Following his review of the investigation, he would issue a public report on it, Mr Sedensky said.

If any prosecution should arise from the investigation, such a prosecution would take precedence over the issuance of a report, he said. However, no such prosecution is yet apparent, he said.


Columbine Parallel

At the January 24 session, former Colorado governor Bill Ritter reviewed for commission members how the State of Colorado reacted to the Columbine High School shooting incident in April 1999.

At the time of the Columbine massacre, Mr Ritter was the district attorney for Denver and became a member of the Columbine Review Commission, which conducted a review of the tragedy for then-Colorado Governor Bill Owens. Mr Ritter was elected governor of Colorado in 2007 and served until 2011.

The Columbine panel produced a 139-page report based on its study.

Although there are many differences between the Columbine and Sandy Hook incidents, there are some similarities, Mr Ritter said.

Mr Ritter described the Sandy Hook incident as a form of “domestic terrorism.” The nation wants to know why such tragic incidents continue to occur, he stressed.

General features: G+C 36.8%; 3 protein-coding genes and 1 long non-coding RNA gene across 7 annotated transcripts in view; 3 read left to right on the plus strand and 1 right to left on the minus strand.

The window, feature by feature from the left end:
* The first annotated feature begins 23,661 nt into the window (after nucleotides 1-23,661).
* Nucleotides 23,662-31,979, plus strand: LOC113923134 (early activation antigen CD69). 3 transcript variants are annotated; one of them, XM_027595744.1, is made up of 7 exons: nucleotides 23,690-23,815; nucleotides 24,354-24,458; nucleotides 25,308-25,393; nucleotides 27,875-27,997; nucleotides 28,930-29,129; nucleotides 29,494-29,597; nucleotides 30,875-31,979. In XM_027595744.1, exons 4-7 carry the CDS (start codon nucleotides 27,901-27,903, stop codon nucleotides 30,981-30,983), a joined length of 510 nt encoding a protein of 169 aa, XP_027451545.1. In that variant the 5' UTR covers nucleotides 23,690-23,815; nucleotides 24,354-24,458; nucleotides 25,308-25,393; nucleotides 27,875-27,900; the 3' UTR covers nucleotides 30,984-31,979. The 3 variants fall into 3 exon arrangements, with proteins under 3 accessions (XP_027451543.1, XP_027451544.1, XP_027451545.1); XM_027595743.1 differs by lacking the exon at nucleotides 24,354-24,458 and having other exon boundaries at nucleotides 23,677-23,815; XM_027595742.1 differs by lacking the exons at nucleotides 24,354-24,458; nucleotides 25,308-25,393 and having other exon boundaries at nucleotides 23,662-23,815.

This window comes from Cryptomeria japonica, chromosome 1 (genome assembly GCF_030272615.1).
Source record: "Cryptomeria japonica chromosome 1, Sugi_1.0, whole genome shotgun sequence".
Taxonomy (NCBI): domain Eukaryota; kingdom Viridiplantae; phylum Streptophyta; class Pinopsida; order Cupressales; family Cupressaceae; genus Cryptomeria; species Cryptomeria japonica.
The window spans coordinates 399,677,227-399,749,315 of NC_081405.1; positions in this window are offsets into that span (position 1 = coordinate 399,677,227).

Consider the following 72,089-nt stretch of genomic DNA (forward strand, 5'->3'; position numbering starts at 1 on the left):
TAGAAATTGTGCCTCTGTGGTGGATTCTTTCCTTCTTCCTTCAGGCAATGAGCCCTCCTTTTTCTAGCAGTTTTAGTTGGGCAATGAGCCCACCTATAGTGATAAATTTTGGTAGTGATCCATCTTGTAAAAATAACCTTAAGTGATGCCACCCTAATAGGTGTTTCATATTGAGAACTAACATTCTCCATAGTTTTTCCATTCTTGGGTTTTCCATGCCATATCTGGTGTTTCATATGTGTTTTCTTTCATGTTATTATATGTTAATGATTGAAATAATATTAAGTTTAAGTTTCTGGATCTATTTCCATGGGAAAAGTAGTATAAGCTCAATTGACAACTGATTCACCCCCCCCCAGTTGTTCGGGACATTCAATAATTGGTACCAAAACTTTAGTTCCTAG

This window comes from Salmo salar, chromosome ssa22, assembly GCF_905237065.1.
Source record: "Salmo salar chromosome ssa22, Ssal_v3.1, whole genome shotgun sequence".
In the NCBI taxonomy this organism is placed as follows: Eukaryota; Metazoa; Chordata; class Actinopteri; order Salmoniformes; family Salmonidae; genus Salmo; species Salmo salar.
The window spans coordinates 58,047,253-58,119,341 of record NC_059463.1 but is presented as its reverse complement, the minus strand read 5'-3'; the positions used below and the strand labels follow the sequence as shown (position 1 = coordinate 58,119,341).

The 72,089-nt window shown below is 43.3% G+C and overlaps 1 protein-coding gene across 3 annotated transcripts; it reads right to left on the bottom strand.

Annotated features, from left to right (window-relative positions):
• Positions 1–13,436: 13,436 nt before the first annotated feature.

The Sandy Hook Advisory Commission will be speaking to the people of the whole country in its upcoming report, Mr Ritter said.

“Your work actually can make a difference” and result in lives being saved in the future, he said. The recommendations of the Columbine Review Commission have been implemented, he noted.

The magnitude of the Sandy Hook incident has created a ripple effect throughout Newtown, the state, and the nation, Mr Ritter said.

The grieving period following the incident can prove to be an “extremely long-term process,” he noted. Even “tough” people who deal with intense situations on a recurring basis, such as law enforcement personnel, can be emotionally aided through appropriate interventions, he said.